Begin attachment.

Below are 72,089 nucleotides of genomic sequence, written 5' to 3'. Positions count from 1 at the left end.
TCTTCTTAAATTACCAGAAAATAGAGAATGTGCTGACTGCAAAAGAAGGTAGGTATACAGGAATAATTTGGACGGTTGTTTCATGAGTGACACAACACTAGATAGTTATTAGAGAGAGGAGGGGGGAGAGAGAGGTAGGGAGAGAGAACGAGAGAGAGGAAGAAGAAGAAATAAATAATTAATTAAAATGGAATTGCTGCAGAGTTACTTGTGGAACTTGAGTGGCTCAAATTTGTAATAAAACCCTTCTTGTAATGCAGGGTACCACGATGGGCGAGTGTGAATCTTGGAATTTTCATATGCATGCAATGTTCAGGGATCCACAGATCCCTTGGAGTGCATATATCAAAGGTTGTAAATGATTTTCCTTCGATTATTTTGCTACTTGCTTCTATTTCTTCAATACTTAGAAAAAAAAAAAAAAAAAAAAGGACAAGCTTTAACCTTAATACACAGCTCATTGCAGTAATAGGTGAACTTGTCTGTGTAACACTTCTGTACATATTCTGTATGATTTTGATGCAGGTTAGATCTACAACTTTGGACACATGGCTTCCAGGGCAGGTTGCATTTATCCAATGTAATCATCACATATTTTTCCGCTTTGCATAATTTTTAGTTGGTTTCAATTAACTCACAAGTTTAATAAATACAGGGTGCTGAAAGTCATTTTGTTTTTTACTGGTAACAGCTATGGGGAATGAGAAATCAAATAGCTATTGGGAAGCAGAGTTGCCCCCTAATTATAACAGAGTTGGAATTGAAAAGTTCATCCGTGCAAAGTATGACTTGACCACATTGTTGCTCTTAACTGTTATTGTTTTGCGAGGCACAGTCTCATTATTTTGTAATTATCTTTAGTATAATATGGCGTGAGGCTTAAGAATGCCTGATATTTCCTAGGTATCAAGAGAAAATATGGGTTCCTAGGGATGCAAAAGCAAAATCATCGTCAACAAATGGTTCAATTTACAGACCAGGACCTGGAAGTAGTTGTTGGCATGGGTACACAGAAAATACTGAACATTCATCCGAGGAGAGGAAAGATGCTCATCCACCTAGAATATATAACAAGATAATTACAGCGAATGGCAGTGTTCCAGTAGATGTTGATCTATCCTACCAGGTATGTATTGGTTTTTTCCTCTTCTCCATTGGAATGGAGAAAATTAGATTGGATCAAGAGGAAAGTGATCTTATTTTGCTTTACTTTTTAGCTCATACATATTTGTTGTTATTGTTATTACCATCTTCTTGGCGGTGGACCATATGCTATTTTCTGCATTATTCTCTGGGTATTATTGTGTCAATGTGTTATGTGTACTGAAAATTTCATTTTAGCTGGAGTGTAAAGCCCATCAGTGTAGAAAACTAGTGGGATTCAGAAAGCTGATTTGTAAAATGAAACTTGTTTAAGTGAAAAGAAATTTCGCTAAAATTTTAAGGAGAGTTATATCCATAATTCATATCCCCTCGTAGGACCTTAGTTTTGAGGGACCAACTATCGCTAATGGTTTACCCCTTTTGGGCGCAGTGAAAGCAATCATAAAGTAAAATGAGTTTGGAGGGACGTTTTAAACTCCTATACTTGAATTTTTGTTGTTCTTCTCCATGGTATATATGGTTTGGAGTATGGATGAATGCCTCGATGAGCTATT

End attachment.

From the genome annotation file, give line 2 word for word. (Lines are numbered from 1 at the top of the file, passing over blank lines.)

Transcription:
TCTTCTTAAATTACCAGAAAATAGAGAATGTGCTGACTGCAAAAGAAGGTAGGTATACAGGAATAATTTGGACGGTTGTTTCATGAGTGACACAACACTAGATAGTTATTAGAGAGAGGAGGGGGGAGAGAGAGGTAGGGAGAGAGAACGAGAGAGAGGAAGAAGAAGAAATAAATAATTAATTAAAATGGAATTGCTGCAGAGTTACTTGTGGAACTTGAGTGGCTCAAATTTGTAATAAAACCCTTCTTGTAATGCAGGGTACCACGATGGGCGAGTGTGAATCTTGGAATTTTCATATGCATGCAATGTTCAGGGATCCACAGATCCCTTGGAGTGCATATATCAAAGGTTGTAAATGATTTTCCTTCGATTATTTTGCTACTTGCTTCTATTTCTTCAATACTTAGAAAAAAAAAAAAAAAAAAAAGGACAAGCTTTAACCTTAATACACAGCTCATTGCAGTAATAGGTGAACTTGTCTGTGTAACACTTCTGTACATATTCTGTATGATTTTGATGCAGGTTAGATCTACAACTTTGGACACATGGCTTCCAGGGCAGGTTGCATTTATCCAATGTAATCATCACATATTTTTCCGCTTTGCATAATTTTTAGTTGGTTTCAATTAACTCACAAGTTTAATAAATACAGGGTGCTGAAAGTCATTTTGTTTTTTACTGGTAACAGCTATGGGGAATGAGAAATCAAATAGCTATTGGGAAGCAGAGTTGCCCCCTAATTATAACAGAGTTGGAATTGAAAAGTTCATCCGTGCAAAGTATGACTTGACCACATTGTTGCTCTTAACTGTTATTGTTTTGCGAGGCACAGTCTCATTATTTTGTAATTATCTTTAGTATAATATGGCGTGAGGCTTAAGAATGCCTGATATTTCCTAGGTATCAAGAGAAAATATGGGTTCCTAGGGATGCAAAAGCAAAATCATCGTCAACAAATGGTTCAATTTACAGACCAGGACCTGGAAGTAGTTGTTGGCATGGGTACACAGAAAATACTGAACATTCATCCGAGGAGAGGAAAGATGCTCATCCACCTAGAATATATAACAAGATAATTACAGCGAATGGCAGTGTTCCAGTAGATGTTGATCTATCCTACCAGGTATGTATTGGTTTTTTCCTCTTCTCCATTGGAATGGAGAAAATTAGATTGGATCAAGAGGAAAGTGATCTTATTTTGCTTTACTTTTTAGCTCATACATATTTGTTGTTATTGTTATTACCATCTTCTTGGCGGTGGACCATATGCTATTTTCTGCATTATTCTCTGGGTATTATTGTGTCAATGTGTTATGTGTACTGAAAATTTCATTTTAGCTGGAGTGTAAAGCCCATCAGTGTAGAAAACTAGTGGGATTCAGAAAGCTGATTTGTAAAATGAAACTTGTTTAAGTGAAAAGAAATTTCGCTAAAATTTTAAGGAGAGTTATATCCATAATTCATATCCCCTCGTAGGACCTTAGTTTTGAGGGACCAACTATCGCTAATGGTTTACCCCTTTTGGGCGCAGTGAAAGCAATCATAAAGTAAAATGAGTTTGGAGGGACGTTTTAAACTCCTATACTTGAATTTTTGTTGTTCTTCTCCATGGTATATATGGTTTGGAGTATGGATGAATGCCTCGATGAGCTATT